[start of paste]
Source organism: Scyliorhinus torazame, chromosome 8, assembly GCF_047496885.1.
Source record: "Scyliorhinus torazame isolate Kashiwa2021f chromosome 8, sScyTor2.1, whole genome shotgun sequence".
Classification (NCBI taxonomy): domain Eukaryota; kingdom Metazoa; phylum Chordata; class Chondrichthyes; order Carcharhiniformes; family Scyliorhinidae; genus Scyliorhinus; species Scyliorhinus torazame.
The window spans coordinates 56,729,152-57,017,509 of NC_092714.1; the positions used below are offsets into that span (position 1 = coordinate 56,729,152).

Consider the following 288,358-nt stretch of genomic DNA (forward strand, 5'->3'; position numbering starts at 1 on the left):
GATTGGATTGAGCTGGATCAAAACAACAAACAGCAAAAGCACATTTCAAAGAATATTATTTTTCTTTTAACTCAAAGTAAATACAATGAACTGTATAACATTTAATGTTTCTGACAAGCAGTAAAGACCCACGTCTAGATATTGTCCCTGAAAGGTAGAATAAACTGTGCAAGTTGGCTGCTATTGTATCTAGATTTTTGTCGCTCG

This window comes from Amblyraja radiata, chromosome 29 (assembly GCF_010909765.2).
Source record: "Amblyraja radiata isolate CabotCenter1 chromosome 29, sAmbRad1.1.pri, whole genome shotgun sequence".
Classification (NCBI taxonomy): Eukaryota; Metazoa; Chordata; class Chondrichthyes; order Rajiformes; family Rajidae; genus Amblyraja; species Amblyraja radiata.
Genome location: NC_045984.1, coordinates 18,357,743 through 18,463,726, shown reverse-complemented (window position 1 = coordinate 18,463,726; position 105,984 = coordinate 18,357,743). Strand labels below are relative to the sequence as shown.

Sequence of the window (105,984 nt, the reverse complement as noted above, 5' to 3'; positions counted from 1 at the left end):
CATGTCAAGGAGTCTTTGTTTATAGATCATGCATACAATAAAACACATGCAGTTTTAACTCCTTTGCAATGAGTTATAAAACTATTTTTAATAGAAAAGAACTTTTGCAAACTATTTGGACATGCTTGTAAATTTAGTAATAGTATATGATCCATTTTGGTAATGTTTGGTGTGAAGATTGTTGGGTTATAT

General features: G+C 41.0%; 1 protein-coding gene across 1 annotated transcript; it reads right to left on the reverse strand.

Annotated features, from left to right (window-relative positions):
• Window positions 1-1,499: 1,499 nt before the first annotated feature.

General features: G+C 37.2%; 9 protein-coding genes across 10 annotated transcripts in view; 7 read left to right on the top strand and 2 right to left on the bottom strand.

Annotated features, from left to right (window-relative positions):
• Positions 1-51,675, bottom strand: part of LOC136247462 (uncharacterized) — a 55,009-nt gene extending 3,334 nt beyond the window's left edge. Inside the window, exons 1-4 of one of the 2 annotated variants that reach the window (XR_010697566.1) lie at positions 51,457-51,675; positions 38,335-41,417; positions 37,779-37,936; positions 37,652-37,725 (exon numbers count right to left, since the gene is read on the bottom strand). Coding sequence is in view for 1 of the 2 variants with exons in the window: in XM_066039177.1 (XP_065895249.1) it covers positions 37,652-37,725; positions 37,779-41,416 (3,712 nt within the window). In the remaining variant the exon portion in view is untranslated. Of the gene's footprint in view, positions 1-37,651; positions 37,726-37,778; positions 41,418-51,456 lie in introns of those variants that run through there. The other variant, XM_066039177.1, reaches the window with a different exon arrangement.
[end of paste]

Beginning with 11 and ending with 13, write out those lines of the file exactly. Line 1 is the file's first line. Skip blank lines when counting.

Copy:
Sequence of the window (105,984 nt, the reverse complement as noted above, 5' to 3'; positions counted from 1 at the left end):
CATGTCAAGGAGTCTTTGTTTATAGATCATGCATACAATAAAACACATGCAGTTTTAACTCCTTTGCAATGAGTTATAAAACTATTTTTAATAGAAAAGAACTTTTGCAAACTATTTGGACATGCTTGTAAATTTAGTAATAGTATATGATCCATTTTGGTAATGTTTGGTGTGAAGATTGTTGGGTTATAT

General features: G+C 41.0%; 1 protein-coding gene across 1 annotated transcript; it reads right to left on the reverse strand.